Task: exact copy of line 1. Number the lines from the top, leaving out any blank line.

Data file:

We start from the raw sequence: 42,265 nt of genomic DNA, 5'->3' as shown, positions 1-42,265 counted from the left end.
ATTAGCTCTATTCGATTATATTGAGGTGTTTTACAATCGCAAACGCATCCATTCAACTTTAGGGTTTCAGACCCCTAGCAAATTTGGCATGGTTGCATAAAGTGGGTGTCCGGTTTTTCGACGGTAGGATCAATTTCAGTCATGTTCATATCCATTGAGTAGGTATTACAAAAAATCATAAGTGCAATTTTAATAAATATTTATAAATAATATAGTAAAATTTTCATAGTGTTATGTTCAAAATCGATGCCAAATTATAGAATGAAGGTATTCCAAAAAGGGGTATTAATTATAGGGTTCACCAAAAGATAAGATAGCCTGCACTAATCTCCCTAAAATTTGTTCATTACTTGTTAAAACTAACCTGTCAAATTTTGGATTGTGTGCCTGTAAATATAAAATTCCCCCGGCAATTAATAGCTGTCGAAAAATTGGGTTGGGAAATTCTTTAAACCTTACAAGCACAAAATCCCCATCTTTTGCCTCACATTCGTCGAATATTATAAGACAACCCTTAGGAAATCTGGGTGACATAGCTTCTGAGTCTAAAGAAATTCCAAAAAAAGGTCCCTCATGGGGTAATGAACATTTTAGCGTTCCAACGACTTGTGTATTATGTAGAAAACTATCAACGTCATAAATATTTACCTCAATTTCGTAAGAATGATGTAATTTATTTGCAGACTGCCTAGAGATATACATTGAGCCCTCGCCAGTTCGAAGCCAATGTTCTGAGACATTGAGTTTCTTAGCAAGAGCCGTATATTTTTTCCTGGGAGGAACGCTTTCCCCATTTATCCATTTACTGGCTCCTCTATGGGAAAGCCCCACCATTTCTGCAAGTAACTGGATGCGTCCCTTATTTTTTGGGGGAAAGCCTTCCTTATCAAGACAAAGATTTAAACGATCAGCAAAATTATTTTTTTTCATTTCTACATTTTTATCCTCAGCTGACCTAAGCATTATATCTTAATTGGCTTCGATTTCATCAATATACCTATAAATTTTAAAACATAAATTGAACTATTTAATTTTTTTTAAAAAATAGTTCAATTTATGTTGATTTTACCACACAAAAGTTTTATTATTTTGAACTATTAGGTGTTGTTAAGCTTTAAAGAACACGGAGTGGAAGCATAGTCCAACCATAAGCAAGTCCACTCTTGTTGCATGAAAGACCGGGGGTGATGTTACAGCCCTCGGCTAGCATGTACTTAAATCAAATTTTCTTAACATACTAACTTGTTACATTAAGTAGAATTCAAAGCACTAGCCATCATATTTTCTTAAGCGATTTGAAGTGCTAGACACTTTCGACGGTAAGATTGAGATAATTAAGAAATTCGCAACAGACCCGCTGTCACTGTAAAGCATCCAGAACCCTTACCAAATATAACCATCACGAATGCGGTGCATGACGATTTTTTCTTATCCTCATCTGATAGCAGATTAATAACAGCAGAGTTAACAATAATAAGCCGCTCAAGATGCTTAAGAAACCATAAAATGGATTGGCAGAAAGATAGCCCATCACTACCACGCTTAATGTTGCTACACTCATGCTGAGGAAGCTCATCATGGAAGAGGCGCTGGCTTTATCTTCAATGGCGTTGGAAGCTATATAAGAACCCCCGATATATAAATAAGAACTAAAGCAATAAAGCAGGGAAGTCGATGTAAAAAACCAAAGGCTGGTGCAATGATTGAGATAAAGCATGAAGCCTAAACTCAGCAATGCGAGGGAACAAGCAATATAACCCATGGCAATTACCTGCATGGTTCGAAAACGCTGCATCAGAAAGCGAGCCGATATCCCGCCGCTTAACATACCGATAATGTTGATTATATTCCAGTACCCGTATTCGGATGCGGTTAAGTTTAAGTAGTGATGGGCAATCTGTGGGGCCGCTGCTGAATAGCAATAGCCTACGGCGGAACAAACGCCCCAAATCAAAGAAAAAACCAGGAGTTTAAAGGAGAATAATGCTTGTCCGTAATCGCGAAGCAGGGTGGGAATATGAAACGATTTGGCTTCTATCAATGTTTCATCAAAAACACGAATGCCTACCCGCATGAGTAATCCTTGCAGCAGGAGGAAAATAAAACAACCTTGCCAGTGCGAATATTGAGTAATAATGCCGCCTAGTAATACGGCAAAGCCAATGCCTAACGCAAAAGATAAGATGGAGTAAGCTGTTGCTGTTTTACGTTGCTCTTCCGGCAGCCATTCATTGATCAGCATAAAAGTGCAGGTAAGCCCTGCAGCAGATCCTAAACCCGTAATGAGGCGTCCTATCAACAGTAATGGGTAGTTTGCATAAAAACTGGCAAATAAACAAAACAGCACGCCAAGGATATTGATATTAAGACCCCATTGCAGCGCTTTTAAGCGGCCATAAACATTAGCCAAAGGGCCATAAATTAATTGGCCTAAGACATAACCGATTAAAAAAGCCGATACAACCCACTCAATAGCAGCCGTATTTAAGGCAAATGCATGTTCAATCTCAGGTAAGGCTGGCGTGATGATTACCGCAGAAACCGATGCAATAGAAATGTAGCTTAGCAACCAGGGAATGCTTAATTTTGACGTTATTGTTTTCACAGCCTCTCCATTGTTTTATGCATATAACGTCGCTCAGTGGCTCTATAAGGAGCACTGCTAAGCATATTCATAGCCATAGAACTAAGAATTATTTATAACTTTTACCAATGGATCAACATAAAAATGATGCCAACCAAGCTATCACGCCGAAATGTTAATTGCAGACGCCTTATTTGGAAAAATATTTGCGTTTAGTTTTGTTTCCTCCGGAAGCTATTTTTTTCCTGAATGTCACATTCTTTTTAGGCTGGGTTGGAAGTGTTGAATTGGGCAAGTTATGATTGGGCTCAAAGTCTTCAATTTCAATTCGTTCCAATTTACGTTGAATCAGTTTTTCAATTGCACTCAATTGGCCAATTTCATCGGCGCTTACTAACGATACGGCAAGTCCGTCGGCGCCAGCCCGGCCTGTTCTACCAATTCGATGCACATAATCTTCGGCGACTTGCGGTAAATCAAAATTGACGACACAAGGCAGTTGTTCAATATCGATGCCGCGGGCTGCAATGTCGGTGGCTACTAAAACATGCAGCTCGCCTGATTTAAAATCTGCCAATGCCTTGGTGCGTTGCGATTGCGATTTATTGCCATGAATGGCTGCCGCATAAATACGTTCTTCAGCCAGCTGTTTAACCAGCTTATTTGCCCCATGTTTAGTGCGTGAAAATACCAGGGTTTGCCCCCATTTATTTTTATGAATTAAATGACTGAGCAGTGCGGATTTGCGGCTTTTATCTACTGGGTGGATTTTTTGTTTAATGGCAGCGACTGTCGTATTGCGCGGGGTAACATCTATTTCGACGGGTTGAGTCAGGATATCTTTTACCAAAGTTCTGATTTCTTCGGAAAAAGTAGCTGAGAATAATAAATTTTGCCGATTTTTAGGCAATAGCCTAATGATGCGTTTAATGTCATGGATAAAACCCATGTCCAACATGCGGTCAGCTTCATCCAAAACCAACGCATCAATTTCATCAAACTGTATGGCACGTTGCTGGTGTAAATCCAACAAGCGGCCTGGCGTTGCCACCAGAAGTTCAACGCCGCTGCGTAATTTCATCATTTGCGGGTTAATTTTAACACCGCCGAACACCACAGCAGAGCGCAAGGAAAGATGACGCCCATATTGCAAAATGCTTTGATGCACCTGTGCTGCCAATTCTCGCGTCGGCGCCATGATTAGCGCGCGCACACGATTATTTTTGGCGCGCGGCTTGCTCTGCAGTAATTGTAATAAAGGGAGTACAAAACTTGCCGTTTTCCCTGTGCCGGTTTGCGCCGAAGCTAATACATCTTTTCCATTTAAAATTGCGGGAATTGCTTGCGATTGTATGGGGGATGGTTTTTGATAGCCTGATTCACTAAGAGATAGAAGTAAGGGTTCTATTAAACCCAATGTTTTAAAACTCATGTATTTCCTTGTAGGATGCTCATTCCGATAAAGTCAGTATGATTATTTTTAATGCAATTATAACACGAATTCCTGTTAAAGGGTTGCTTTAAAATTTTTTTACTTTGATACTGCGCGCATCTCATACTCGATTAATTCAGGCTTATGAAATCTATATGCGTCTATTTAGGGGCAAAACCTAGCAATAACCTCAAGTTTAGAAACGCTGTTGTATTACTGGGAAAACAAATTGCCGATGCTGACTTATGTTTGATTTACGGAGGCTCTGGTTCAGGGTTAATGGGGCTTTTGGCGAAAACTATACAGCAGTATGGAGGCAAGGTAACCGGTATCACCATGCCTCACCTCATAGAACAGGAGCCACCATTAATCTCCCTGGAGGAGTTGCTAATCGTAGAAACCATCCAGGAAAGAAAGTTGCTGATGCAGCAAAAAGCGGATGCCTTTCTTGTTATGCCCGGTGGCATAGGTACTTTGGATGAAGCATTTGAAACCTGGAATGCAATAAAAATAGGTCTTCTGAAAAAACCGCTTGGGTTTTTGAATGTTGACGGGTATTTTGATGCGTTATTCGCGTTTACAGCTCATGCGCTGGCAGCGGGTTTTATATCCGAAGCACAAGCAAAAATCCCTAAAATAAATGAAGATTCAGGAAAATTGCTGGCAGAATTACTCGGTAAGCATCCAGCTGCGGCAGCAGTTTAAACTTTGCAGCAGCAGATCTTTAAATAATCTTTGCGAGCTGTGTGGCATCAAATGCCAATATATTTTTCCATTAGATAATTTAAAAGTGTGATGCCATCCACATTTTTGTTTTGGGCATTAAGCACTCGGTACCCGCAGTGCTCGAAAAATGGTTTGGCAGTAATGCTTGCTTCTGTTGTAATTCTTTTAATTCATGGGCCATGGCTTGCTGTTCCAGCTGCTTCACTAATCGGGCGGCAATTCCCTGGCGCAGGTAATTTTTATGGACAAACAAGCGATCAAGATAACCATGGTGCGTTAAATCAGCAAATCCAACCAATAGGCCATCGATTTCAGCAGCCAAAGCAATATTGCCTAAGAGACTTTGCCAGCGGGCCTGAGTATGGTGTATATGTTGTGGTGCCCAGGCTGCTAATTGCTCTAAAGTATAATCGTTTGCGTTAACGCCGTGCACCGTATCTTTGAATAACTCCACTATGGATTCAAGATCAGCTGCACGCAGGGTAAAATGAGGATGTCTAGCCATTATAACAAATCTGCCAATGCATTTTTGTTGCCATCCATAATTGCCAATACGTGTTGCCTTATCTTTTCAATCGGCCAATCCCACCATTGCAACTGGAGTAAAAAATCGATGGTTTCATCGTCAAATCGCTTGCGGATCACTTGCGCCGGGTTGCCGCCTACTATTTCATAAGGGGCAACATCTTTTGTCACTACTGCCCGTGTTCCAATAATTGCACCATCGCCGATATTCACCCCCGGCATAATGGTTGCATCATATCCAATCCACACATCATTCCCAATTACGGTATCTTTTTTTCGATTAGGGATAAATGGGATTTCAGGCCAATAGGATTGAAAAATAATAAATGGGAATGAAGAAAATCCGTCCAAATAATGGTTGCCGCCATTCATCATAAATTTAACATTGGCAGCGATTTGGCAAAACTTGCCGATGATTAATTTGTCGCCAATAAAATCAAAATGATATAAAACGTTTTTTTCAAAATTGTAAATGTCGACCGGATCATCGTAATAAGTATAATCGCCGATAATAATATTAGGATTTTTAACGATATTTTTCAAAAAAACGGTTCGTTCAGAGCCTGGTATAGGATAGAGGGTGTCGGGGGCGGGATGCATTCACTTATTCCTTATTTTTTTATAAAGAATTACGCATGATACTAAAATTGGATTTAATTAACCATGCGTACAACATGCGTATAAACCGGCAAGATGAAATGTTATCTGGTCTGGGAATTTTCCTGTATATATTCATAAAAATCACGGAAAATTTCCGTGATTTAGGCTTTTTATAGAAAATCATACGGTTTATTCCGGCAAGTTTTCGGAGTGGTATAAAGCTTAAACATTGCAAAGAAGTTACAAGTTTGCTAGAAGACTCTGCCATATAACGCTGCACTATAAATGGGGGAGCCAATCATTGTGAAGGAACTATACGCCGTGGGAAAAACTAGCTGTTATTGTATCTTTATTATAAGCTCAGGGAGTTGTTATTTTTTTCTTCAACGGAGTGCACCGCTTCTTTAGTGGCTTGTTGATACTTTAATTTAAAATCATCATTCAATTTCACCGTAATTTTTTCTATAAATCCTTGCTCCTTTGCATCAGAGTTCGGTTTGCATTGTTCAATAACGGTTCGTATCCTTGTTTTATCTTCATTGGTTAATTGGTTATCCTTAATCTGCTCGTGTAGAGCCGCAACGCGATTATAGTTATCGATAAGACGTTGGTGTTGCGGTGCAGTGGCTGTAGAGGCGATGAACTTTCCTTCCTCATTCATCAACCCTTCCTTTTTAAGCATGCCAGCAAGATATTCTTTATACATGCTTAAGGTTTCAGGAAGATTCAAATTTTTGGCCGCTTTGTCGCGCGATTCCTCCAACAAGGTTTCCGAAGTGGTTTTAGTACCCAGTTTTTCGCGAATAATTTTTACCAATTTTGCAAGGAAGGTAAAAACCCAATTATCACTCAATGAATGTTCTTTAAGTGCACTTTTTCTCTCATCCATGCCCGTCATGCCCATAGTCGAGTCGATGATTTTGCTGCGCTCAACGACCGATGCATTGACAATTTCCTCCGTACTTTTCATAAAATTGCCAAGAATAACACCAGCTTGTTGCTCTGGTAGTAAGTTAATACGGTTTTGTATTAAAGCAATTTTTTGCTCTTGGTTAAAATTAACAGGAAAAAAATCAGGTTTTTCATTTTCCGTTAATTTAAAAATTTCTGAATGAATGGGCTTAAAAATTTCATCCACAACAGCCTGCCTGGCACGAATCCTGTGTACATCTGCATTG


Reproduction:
We start from the raw sequence: 42,265 nt of genomic DNA, 5'->3' as shown, positions 1-42,265 counted from the left end.